- The internet is aflame about whether a robotic-sounding recording says “yanny” or “laurel.”
- Speech scientists say there’s a simple reason for the audio trickery that has to do with the way our brains learn to quickly decipher vowels and words.
- The recording seems to be a slightly altered version of Vocabulary.com ‘s pronunciation key for the word “laurel.” (Sorry, Team Yanny.)
“Yanny” or “laurel”?
The internet exploded in arguments this week as people debated which word was said in this recording, posted by a YouTube vlogger named Cloe Feldman:
What do you hear?! Yanny or Laurel pic.twitter.com/jvHhCbMc8I
— Cloe Feldman (@CloeCouture) May 15, 2018
Hardik Kothare, who works in the speech neuroscience lab at the University of California, San Francisco, was quick to weigh in with his assessment of the sound. To his ear, this was definitely a recording of the word “laurel.”
If you’re still on Team Yanny, listen to the original recording from Vocabulary.com, where it’s the pronunciation key for “laurel.” (Apologies, “yanny” fans.)
The sound was recorded by a professional opera singer who was one of the original cast members in the Broadway musical “Cats,”according to Wired. The dictionary site hasn’t revealed the man’s identity but said he was one of several trained singers enlisted to record hundreds of thousands of pronunciations based on the rules of the International Phonetic Alphabet.
Kothare suggested that the recording was most likely “cleverly synthesized” to trick our brain’s powers of speech detection. He says there’s a simple, logical reason that some folks who listen to the viral recording hear “yanny” while others pick up “laurel.”
The importance of frequency
“The human brain is trained to perceive and interpret speech on the fly in a remarkable way,” Kothare tweeted on Tuesday.
While we’re young, our ears learn to pick up clues about the vowels people say by focusing on frequencies at which certain sounds tend to resonate. The frequencies for each sound are a little different from person to person and language to language.
“Speech perception and production depends heavily on an internal map of speech sounds,” Kothare said. “You learn this map while learning to speak as a toddler and also while hearing others speak on a day-to-day basis.”
If you mess with the frequencies in a recording, you can change what people hear – it’s similar to the way that our eyes can be tricked by an optical illusion.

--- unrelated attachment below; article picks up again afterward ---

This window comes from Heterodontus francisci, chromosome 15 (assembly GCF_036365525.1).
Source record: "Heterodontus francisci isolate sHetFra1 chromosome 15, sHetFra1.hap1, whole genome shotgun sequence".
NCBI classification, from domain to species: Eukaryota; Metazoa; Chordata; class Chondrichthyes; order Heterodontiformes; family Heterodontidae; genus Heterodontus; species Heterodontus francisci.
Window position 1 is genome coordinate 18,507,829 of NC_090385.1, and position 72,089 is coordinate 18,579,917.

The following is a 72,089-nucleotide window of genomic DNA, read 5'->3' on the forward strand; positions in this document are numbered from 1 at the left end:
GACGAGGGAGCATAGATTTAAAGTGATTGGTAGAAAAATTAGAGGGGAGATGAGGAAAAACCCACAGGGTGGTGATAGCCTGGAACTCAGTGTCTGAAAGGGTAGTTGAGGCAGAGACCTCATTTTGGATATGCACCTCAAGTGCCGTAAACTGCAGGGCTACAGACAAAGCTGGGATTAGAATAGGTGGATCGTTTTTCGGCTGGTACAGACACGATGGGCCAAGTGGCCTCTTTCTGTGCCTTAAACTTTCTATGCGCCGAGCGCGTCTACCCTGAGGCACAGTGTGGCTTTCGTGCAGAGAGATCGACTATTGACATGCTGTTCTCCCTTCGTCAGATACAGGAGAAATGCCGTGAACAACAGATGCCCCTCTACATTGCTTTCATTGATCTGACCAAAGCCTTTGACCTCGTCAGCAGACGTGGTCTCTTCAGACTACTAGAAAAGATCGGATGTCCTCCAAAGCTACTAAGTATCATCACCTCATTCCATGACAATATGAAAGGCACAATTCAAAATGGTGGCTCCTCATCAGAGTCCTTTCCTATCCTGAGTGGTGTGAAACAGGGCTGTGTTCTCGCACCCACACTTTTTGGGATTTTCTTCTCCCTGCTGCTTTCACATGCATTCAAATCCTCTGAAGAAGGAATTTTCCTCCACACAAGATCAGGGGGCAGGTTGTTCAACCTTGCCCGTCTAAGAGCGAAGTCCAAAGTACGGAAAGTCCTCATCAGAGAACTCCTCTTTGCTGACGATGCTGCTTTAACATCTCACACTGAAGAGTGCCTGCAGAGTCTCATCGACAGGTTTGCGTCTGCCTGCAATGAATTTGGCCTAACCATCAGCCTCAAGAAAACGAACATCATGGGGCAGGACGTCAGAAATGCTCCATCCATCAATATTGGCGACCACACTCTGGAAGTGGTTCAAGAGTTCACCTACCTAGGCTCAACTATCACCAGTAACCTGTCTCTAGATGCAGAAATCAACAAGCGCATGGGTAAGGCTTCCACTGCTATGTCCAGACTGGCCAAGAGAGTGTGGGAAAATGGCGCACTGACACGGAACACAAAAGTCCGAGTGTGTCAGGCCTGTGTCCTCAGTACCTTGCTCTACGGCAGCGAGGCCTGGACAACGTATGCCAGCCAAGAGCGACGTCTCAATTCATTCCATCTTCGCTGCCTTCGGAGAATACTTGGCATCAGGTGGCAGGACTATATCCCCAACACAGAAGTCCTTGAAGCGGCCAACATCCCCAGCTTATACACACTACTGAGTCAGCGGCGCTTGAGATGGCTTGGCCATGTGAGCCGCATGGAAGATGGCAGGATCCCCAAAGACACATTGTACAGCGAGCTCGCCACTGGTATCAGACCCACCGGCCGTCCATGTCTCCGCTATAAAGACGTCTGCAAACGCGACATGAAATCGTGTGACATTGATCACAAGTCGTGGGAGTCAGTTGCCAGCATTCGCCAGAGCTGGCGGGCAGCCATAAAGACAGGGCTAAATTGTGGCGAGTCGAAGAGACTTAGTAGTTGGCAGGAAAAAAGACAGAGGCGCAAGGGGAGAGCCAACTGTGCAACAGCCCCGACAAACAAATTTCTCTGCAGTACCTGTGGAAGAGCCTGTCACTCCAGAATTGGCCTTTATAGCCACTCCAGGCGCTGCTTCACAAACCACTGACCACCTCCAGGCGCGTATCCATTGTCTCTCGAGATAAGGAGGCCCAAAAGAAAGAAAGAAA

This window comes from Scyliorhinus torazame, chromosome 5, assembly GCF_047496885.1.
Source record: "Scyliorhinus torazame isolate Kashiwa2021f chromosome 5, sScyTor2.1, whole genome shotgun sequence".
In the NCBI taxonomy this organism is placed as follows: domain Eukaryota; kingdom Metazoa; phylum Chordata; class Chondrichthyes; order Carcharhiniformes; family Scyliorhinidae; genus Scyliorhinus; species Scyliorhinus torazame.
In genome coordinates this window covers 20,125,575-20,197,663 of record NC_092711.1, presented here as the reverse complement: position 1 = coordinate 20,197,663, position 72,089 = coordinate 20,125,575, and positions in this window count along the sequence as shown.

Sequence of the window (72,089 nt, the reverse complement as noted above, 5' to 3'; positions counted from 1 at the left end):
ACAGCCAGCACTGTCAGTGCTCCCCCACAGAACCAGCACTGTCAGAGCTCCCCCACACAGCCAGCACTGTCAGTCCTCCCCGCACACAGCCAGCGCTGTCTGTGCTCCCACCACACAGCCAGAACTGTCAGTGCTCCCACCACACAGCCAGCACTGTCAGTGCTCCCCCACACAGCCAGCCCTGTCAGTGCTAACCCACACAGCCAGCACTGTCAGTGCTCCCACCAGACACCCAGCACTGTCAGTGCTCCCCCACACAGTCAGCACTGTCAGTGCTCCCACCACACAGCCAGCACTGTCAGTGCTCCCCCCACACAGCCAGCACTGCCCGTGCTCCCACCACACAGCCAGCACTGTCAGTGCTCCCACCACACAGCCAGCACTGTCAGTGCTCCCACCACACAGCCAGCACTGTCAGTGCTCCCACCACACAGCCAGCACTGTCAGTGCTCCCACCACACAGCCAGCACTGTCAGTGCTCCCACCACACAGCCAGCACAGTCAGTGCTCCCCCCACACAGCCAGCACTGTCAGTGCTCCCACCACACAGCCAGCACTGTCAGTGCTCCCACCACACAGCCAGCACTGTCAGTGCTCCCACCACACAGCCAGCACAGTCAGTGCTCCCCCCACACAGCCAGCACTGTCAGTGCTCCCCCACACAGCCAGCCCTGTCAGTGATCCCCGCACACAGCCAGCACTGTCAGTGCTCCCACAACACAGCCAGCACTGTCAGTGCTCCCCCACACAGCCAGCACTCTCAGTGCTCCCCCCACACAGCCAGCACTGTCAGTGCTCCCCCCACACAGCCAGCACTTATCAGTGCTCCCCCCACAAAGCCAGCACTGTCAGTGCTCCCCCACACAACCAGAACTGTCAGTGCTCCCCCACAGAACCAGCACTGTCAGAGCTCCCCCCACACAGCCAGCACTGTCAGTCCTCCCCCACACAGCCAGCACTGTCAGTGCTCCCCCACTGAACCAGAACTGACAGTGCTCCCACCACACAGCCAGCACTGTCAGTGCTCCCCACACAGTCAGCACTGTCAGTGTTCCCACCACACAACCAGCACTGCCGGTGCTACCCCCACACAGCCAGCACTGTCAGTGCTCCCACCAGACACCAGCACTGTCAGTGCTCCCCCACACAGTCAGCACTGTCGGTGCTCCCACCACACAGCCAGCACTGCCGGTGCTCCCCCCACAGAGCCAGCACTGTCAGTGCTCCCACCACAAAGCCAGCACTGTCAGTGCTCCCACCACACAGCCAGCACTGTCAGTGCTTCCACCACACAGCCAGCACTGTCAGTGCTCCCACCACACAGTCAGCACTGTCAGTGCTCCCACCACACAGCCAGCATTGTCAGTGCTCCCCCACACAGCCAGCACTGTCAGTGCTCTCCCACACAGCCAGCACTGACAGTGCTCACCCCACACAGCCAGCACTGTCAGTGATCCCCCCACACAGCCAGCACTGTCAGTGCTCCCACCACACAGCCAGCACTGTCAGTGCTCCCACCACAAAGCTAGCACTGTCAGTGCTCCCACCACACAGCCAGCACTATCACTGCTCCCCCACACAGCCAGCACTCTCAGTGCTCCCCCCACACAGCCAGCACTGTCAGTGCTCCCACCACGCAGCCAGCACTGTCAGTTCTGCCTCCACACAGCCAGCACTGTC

Notice the white patch or jump after the /æ/ vowel? That may be perceived as the lack of a vowel sound or a consonant interspersed between the vowels. Hence the /n/ in Yanny. (14/n) pic.twitter.com/knbSRxYzLG
— Hardik Kothare (@hardikkothare) May 16, 2018
The New York Times tried this on Wednesday and created an audio-switching tool for the recording.
It turns out that our brains can shift pretty easily between hearing “yanny” and “laurel” based just on how low or high the frequency of the recording is. Add to this all the cultural and linguistic ways we’ve been trained to hear certain vowels, and you have a perfect recipe for a little audio illusion.
‘You have categories of sounds in your head’
John Houde, who runs the speech neuroscience lab at UCSF where Kothare works, said that the either-or prompt of the recording is a classic example of what’s known as a forced-choice experiment – your brain is bound to pick out one word or the other.
“Expectations can really bias your perception of speech sounds,” Houde told Business Insider. “The sound seems to have a mix of some cues for the sounds making up ‘laurel’ and also some cues for the sounds making up ‘yanny.'”
Houde added that making quick-fire, perceptual decisions about the words and sounds we hear all day is how we get through life.
“You have categories of sounds in your head,” he said. “Kind of like how words are made up of letters, spoken words are made up of phoneme categories. Your brain is trained to listen to the signal and say, ‘What phoneme sequence did I hear?'”
Whichever word you hear in the recording, the speech scientists both say you shouldn’t worry.
“It’s totally OK to hear what you are hearing,” Kothare said.
“Your way of perceiving speech is almost by definition right, because it’s served you well for all these years, understanding other people’s speech,” he said. “There is no right and wrong in speech perception – there’s just how you perceive it and how I perceive it.”
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